The Very Rev. Randolph Marshall Hollerith
Today’s Gospel: Mark 8:31-38
In our reading today, Peter thinks he knows what is best for Jesus. He thinks he knows God’s plan. Jesus is the Messiah, the promised one, which in Peter’s thinking means he must be a great general who will go to war, defeat the Romans, and free the Jewish people. When Jesus tells him that the Messiah must suffer and die, Peter cannot believe it. He tries to correct Jesus, only to be rebuked in the harshest way. Jesus knows his calling is not to be an earthly king but a servant, not to take the lives of his enemies but to give his own. During his days in the wilderness, Satan tempted Jesus with earthly power. In Peter’s protest, Jesus sees Satan’s influence and he tells his friend – Get behind me Satan. Peter needs to understand that God’s plans are greater than anything he imagines. He has to let go of his old idea of a military Messiah and see Jesus for what he is—God’s suffering servant.
During this Lenten season ask yourself—what view of myself or understanding about my life am I being called to change, grow beyond, or to die to? What do I need to let go of, to crucify, in order to turn myself towards God’s larger purpose for my life? For those of us who struggle with insecurity, perhaps it is time to loosen our grip on our self-image that says things like – you don’t measure up, you aren’t smart enough, you aren’t good enough? In its place our Lord would have us know that we are the beloved children of God. Perhaps you harbor anger or resentment for a person or people in your life? Anger and resentment poison our souls and warp our personalities. God would have us let go of these things and focus on the work of forgiveness, on the grace of understanding. Perhaps you struggle with grief, life literally crucified a piece of you when you lost someone you love? It may be hard to see now, but God has a vision for your future that is bigger than your pain, wider than the reality of this loss. Lent is the time to open ourselves to God’s larger purpose, to expand our view of ourselves and our world. In so doing, we can discover a deeper relationship with God and ourselves. As St. Paul said, Glory to God whose power, working in us, can do infinitely more than we can ask or imagine.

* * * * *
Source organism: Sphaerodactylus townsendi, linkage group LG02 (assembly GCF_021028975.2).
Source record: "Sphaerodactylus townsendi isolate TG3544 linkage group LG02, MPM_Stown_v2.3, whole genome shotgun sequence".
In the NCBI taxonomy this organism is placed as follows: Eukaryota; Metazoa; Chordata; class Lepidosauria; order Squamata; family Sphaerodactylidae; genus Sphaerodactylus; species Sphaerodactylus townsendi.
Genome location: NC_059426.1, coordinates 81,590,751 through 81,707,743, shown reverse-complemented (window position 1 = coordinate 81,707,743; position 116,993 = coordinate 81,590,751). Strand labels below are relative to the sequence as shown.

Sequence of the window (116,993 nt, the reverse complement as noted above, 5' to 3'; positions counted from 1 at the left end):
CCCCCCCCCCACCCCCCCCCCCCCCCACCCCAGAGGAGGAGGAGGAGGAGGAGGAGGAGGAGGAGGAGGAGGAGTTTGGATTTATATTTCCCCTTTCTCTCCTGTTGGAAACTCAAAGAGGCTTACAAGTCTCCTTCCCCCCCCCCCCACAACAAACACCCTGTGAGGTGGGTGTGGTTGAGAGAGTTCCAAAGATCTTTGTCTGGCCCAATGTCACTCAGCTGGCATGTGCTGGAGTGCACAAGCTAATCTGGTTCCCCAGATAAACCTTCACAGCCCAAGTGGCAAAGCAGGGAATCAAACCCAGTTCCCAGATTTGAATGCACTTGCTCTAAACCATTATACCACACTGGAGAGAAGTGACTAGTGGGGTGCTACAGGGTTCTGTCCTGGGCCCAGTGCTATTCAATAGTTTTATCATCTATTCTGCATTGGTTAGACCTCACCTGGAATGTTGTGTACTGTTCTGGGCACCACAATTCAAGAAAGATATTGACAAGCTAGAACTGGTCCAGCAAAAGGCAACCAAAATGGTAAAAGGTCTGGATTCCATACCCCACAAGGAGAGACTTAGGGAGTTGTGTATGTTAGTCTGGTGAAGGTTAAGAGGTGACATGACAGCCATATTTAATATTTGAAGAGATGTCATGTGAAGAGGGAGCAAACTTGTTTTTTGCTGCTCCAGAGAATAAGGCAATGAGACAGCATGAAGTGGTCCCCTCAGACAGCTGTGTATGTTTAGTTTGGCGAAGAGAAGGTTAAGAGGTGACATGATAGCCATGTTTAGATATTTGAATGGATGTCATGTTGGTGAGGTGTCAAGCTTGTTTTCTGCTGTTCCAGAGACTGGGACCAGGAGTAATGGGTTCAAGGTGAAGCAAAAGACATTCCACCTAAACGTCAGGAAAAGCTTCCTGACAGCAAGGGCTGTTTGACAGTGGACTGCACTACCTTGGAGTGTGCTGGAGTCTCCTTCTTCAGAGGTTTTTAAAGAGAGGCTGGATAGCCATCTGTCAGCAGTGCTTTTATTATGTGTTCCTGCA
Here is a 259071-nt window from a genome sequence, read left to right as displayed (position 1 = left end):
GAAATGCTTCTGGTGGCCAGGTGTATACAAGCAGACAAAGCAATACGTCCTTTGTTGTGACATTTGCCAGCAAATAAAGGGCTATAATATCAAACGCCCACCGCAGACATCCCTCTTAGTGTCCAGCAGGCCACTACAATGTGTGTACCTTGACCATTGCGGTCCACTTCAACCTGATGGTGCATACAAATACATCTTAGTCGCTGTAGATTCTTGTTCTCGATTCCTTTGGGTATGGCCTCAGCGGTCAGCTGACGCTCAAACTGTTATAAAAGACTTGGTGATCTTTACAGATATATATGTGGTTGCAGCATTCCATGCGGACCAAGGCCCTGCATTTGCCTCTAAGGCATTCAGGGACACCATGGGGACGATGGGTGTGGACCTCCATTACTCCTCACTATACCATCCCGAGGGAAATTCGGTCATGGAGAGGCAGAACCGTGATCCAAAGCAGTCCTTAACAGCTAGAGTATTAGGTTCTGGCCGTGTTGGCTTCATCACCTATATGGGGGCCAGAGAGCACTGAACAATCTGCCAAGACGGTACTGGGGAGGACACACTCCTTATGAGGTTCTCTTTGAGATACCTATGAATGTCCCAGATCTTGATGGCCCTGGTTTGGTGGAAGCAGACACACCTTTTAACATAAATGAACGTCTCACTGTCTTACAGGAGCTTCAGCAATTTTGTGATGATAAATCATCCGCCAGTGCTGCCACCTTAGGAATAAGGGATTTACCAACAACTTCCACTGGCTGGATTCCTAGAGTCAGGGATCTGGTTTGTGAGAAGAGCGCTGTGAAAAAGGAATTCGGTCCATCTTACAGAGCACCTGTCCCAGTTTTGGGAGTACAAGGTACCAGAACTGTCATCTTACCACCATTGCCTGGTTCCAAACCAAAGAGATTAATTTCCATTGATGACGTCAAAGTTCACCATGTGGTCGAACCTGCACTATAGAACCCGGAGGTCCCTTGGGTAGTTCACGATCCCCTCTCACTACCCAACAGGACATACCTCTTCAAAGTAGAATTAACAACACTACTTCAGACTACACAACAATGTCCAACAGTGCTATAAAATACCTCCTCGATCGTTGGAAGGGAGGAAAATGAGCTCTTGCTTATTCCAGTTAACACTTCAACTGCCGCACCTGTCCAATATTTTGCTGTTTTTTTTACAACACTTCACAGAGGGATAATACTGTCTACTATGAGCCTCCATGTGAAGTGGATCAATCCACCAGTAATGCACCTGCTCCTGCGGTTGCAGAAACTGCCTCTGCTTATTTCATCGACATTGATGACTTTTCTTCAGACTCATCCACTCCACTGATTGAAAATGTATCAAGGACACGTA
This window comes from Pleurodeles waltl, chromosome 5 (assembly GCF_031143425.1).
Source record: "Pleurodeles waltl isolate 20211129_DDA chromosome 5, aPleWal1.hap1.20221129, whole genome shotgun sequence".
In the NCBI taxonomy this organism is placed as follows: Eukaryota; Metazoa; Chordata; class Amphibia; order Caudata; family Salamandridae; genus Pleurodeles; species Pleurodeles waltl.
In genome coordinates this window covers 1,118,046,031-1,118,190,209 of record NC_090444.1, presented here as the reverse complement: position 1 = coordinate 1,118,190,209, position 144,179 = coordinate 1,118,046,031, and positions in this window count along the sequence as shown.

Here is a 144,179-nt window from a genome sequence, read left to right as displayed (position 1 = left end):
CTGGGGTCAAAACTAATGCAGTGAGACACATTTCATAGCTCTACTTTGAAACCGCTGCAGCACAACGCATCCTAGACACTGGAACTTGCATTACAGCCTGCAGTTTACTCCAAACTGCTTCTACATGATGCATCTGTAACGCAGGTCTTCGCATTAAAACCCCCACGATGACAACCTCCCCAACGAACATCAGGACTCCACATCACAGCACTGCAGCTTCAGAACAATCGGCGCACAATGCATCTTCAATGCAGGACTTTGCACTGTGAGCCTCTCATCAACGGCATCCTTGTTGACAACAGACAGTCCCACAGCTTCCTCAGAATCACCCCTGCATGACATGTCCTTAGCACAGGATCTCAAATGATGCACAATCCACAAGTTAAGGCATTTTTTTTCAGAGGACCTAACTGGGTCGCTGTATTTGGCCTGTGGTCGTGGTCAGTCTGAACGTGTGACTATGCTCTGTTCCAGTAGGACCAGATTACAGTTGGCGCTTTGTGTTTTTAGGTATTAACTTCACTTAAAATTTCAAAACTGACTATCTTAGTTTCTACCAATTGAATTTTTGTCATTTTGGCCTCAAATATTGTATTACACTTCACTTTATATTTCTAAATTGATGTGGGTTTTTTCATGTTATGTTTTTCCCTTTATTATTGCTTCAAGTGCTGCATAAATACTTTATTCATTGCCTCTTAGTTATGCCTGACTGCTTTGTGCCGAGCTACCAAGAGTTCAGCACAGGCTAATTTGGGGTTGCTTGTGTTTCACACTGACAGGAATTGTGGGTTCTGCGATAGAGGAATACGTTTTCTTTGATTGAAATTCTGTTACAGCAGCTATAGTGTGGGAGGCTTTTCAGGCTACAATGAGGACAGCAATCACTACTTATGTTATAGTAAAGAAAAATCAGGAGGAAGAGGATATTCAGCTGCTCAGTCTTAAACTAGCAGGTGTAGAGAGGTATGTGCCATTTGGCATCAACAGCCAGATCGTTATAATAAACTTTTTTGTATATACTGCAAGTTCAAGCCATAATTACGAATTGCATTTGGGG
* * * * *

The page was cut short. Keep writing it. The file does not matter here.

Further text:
O God, by whom the meek are guided in judgment, and light rises up in darkness for the godly: Grant us, in all our doubts and uncertainties, the grace to ask what you would have us to do, that the Spirit of wisdom may save us from all false choices, and that in your light we may see light, and in your straight path may not stumble; through Jesus Christ our Lord. Amen.